Toronto Raptors head coach Nick Nurse has a book coming out on Oct. 13. Written with Michael Sokolove, “Rapture: Fifteen Teams, Four Countries, One NBA Championship, and How to Find a Way to Win—Damn Near Anywhere” takes a deep dive into Nurse’s personal and professional story, from growing up as the youngest of nine kids in Carroll, Indiana, to his short-lived basketball playing career, to his international sojourn as a head coach which eventually led him to becoming the coach who guided the Raptors to their first championship in 2019. There’s plenty to unpack about this book. So let’s get to it.
I’m pretty familiar with Nurse’s coaching journey. Why should I get this book?
If you’ve followed the Raptors closely the past two seasons, you probably know most of Nurse’s backstory. This book ties everything together. There was a concerted effort in this book to really highlight the experiences and people who helped inspire Nurse to become who he is, as a person and as a basketball coach.
Nurse cites several books, including Stuff Good Players Should Know: Intelligent Basketball from A to Z by Dick DeVenzio and Darrell Mudra’s Freedom in the Huddle: The Creative Edge in Coaching Psychology as influences for his coaching style. The X’s and O’s and janky defences is what Nurse is most well known for, but the book gives us a deeper understanding into the human aspect of coaching that Nurse seems very invested in as well.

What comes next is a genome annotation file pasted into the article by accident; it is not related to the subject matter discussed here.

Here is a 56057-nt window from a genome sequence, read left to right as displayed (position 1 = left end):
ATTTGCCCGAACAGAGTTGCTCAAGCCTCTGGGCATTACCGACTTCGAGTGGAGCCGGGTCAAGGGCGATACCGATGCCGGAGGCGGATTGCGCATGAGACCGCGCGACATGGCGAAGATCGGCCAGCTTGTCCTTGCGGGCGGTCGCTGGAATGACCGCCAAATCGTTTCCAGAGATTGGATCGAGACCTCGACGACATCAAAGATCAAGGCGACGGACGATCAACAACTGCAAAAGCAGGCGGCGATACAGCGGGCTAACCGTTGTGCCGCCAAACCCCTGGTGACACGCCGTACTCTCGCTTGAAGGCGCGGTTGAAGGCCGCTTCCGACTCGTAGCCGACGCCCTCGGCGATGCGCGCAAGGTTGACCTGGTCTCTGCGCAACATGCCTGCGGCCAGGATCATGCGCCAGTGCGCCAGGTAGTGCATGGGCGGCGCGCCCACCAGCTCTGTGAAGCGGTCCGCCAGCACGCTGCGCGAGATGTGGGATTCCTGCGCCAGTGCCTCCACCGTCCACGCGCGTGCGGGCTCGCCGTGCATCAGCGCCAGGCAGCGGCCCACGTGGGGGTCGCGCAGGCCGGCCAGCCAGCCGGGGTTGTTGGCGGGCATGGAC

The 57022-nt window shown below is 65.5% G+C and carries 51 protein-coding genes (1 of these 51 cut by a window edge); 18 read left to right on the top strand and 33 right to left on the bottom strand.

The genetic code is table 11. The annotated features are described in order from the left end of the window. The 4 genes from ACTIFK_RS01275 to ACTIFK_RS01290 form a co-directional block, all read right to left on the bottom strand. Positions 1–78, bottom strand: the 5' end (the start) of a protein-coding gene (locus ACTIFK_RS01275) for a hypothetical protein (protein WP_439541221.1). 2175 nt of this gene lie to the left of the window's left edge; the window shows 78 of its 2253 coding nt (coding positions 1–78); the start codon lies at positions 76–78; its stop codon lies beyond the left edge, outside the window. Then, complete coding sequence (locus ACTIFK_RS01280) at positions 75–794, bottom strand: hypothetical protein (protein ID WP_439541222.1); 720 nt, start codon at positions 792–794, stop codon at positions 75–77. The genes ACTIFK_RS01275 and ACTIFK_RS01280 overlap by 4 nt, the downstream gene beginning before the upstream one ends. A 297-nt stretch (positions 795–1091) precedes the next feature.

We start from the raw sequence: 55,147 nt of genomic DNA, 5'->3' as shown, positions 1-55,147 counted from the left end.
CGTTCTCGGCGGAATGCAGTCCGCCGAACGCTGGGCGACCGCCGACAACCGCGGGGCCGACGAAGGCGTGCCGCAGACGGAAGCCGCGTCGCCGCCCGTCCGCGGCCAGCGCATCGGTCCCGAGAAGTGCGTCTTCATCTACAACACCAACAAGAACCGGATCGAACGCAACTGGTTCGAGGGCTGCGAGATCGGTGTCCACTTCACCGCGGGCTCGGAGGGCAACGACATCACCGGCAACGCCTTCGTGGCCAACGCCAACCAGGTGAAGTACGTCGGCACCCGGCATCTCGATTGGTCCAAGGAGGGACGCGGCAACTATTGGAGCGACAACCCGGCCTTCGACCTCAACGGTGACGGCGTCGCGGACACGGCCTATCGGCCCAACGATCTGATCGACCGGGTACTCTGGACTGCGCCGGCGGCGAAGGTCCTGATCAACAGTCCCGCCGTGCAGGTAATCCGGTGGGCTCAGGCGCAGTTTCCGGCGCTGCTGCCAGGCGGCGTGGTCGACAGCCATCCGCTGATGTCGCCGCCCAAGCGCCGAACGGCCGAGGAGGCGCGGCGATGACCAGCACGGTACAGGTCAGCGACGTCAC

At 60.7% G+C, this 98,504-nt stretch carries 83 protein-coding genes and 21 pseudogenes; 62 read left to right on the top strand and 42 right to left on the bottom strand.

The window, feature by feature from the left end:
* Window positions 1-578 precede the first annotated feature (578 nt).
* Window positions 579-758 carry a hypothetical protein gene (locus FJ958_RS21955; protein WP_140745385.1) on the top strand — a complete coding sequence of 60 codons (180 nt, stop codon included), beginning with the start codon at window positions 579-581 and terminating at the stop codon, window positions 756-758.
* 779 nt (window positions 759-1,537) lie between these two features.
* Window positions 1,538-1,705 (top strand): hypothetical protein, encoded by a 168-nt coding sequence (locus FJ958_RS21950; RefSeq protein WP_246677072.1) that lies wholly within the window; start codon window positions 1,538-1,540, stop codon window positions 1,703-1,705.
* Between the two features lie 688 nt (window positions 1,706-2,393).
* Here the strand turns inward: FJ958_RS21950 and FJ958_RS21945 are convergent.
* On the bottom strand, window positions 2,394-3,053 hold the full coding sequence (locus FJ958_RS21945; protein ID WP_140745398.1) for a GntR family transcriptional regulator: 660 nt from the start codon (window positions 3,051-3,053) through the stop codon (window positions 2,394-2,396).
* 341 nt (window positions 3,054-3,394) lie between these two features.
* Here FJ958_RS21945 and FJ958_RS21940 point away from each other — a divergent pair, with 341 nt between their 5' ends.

Taking a page from Phil Jackson, Nurse bought a bunch of copies of DeVenzio’s book when he was named head coach of the Raptors and gave it to every player on the team. He did stop short of assigning them specific chapters to read or give them any quizzes.
How did Phil Jackson get the foreword in this book?
First of all, the foreword is titled Corn-Bred and Corn-Fed. Second, if you didn’t know, Nurse — through sports science guru Alex McKechnie — got connected to The Zen Master in the summer of 2018, and the two spent parts of three days on Flathead Lake in northern Montana talking about life and basketball. The connection might seem random at first, but zoom in closer and there are lots of similarities between Nurse and Jackson.